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View Diary: A political issue -- teacher pay (255 comments)

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  •  teacher burnout - stats? here you go! (4.00)
    They say that if teachers make it through their first 5 years, they are likely to make a career out of teaching. I think I've read statistics that say roughly 1/2 of all teachers under this 5 year bracket leave the profession.

    Something folks haven't brought up is the cost of attrition for the school system. The more of a revolving door a school has, due to low pay, usually, the more money they have to spend on trying to find and hire newbies.

    Take a look at this pdf report from the Nat'l Center for Education Statistics, page 12 (public) and 13 (private). This report breaks down who stays, moves, or leaves by yrs. teaching, age, sex, teaching status, main assignment fields, region, school level, school enrollment, and minority enrollment.

    Roughly 50% of those in 1-3 yrs. of teaching public school are "leavers" if they make less than $30,000. The percentage of leavers increases sharply to 72% for 1-9  yrs. of teaching private school if they make less than $30,000. Yikes!

    Take a look at just these two pages of the report to see some interesting convergences between pay and age/sex/region.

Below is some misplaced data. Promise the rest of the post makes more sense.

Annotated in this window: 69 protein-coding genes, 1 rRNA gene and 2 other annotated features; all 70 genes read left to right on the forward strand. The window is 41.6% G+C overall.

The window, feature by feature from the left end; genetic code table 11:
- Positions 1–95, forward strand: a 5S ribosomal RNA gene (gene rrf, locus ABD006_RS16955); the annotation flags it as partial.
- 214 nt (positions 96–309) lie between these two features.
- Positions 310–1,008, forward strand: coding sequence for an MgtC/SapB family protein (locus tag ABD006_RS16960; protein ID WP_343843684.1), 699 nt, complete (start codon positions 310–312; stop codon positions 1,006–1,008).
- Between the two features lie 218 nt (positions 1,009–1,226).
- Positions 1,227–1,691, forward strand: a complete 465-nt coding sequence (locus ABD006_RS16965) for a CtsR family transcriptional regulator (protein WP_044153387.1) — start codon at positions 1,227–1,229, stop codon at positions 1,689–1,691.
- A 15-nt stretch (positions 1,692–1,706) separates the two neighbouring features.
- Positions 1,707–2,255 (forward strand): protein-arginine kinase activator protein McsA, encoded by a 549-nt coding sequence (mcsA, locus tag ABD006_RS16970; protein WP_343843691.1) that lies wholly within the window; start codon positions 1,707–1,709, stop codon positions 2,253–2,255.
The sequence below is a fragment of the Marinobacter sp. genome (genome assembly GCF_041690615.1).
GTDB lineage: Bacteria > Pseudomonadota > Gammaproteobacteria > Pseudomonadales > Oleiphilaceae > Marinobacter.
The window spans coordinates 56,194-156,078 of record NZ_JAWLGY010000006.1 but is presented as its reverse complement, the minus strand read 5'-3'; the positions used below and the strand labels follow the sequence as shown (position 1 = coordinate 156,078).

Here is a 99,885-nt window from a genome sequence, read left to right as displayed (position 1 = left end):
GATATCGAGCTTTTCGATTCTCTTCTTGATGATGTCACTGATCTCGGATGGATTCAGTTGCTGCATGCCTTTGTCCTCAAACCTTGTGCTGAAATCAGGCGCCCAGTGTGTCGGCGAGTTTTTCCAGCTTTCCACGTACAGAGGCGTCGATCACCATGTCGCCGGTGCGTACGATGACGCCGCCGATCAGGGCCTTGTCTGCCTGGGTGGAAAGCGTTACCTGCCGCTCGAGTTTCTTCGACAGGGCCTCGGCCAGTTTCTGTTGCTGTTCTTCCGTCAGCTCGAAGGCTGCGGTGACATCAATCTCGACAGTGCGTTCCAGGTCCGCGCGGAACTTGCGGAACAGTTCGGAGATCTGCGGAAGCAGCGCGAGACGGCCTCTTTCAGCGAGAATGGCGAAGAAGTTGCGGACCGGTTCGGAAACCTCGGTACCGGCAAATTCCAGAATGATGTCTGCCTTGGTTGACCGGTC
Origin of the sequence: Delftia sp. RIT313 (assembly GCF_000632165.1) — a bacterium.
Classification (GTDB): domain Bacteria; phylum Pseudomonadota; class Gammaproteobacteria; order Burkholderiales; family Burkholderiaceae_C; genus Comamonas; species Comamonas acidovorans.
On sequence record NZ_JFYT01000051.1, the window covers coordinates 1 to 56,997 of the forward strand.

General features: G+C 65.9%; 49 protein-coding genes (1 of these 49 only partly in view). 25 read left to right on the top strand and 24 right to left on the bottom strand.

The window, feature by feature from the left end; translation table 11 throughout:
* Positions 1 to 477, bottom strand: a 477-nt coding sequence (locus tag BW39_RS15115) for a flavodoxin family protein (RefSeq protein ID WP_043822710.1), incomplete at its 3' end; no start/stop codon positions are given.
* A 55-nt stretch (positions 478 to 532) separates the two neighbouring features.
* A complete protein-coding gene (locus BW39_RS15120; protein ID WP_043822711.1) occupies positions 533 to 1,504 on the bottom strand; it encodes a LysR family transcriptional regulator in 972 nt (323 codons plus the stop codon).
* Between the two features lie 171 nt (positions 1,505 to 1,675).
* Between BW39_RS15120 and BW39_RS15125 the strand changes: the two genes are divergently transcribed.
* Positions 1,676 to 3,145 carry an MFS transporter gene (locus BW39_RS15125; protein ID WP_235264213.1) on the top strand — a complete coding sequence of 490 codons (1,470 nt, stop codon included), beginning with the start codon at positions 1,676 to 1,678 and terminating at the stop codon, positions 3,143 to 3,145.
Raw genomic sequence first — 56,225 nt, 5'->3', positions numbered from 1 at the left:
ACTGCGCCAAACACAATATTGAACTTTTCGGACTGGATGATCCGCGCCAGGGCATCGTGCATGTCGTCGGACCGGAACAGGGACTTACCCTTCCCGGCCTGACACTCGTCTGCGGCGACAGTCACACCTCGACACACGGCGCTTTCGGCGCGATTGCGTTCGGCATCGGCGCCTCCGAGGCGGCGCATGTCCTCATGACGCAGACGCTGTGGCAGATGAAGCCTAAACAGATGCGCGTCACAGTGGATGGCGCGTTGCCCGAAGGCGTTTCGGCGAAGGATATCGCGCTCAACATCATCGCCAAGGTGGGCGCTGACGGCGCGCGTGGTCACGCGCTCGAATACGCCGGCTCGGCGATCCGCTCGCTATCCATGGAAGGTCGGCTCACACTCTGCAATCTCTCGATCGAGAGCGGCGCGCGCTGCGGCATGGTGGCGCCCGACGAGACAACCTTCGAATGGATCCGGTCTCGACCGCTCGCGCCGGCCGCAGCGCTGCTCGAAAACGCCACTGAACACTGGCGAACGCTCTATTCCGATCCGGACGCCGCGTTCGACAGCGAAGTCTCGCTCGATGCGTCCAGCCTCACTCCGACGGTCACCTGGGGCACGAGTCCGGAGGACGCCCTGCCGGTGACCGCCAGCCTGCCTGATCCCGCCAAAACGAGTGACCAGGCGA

Note to social studies teachers: according to this report, you are the least likely assignment field to leave because of low pay (under $30,000)

    •  page 18 is good, too (4.00)
      Page 18 of this report lists % of public/private school teachers who rated various reasons as very or extremely important why they are leaving the profession.

      And what's the order of regions in relation to the % of teachers quitting for want of better pay/benefits? Surprise, surprise:

      South - 21.1
      West - 19
      Northeast - 18.3
      Midwest - 15.5

    •  ok, only one more, i promise! (none)
      I'm a night owl, what can I say? I'm going to absolutely die on Tuesday when I go back to work. Ack. Who created the 8-5 workday, anyway?

      Table 14, Page 25 seems to answer some of the questions raised here about teaching v. other types of jobs in pay, prestige, benefits, safety, etc.

      Participants rated their current work as better than teaching, not better than teaching, or no difference. Interesting. Those items rated overall highest in the "better" than teaching (public) when compared to their current job:

      intellectual challenge
      opportunities for professional dev
      professional prestige
      general work conditions
      manageability of workload
      autonomy or control over own work
      influence over workplace politics/practices
      availability of resources for doing job
      recognition/support from managers/admin
      opportunities to work with colleagues
      opportunities for advancement

      note: bolded items are the highest rated % of this list

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